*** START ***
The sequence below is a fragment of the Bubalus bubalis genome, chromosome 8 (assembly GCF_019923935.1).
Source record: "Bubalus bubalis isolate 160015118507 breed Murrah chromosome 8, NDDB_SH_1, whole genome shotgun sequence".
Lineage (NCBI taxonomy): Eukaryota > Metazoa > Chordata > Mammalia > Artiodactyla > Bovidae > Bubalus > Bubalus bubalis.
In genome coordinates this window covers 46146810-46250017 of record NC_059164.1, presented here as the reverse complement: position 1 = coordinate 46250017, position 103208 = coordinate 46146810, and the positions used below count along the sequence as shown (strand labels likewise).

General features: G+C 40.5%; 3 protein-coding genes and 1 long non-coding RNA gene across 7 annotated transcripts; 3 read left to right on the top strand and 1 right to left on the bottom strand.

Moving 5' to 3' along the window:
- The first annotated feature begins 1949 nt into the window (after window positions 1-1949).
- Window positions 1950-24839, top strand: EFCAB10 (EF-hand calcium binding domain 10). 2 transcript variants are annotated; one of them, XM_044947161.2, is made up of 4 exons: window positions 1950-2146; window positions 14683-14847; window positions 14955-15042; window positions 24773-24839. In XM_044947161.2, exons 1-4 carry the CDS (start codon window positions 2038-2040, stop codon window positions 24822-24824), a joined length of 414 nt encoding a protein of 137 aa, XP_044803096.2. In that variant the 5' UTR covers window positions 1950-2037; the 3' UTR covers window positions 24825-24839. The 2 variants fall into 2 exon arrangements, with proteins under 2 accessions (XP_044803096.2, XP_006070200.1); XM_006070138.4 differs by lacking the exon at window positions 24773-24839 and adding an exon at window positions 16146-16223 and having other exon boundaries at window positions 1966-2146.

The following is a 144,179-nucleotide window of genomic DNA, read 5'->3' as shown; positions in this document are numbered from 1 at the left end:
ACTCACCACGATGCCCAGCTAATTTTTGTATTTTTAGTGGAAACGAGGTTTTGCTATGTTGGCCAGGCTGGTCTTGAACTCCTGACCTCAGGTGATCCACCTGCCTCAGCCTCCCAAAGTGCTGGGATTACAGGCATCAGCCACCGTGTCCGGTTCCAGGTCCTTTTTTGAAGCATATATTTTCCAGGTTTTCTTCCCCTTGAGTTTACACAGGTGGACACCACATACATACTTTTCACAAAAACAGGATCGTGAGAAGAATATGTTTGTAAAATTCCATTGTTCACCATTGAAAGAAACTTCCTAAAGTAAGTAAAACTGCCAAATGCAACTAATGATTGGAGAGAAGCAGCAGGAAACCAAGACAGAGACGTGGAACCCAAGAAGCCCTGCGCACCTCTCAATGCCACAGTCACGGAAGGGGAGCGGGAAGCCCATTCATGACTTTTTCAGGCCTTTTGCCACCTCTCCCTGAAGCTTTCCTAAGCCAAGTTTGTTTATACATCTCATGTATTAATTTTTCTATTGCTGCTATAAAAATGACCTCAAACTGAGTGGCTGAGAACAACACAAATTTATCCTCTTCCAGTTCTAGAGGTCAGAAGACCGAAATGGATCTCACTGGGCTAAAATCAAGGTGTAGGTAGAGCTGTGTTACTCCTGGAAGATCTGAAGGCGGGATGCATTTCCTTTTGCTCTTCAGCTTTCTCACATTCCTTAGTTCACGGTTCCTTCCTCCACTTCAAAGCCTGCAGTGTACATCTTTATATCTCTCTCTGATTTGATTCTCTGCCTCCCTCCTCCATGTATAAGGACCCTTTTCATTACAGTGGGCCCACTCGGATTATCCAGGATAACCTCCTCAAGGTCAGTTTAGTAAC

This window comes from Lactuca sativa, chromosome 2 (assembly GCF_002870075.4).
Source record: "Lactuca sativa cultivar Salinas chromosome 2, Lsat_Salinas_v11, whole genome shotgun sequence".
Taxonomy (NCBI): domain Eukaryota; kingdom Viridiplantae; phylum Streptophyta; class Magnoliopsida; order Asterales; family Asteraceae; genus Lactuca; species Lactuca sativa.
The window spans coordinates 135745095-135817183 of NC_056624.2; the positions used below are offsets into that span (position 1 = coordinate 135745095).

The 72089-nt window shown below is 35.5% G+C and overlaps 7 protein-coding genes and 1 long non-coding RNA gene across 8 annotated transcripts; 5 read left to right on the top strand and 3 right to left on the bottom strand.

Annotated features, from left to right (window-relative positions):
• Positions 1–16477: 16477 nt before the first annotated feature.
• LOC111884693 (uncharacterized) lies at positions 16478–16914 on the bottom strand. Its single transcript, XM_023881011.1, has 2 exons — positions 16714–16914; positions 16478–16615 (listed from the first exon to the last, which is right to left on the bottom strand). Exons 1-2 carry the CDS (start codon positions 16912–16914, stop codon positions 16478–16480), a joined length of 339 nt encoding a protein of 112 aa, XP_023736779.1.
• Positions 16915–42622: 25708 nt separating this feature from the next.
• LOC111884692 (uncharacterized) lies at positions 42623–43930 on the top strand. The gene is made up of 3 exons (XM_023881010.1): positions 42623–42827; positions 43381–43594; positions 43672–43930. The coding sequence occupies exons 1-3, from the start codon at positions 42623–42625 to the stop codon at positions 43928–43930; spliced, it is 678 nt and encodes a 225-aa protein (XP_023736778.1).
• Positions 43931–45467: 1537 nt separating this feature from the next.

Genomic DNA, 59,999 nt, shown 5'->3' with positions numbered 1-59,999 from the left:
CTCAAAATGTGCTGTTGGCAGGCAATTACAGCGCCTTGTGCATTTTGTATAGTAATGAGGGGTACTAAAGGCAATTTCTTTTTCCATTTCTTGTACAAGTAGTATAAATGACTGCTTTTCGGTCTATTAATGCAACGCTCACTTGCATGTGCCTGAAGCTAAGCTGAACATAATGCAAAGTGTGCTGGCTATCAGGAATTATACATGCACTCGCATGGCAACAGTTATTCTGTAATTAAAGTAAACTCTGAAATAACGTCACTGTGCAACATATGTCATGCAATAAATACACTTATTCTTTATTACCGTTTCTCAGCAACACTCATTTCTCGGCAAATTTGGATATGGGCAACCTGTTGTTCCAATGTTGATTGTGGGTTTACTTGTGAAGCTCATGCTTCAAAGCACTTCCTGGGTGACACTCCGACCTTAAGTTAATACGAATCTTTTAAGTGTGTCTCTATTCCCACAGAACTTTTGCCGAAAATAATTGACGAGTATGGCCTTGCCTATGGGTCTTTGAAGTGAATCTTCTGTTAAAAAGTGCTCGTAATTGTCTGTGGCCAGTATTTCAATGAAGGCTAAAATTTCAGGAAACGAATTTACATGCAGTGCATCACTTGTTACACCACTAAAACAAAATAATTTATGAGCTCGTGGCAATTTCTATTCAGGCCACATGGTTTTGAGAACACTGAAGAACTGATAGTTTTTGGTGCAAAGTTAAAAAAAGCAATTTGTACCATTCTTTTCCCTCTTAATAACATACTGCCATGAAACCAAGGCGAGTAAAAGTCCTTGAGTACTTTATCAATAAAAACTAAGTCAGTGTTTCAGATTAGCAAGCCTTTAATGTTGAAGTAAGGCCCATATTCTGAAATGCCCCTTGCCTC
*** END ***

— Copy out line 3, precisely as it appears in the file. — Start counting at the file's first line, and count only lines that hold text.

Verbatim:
Lineage (NCBI taxonomy): Eukaryota > Metazoa > Chordata > Mammalia > Artiodactyla > Bovidae > Bubalus > Bubalus bubalis.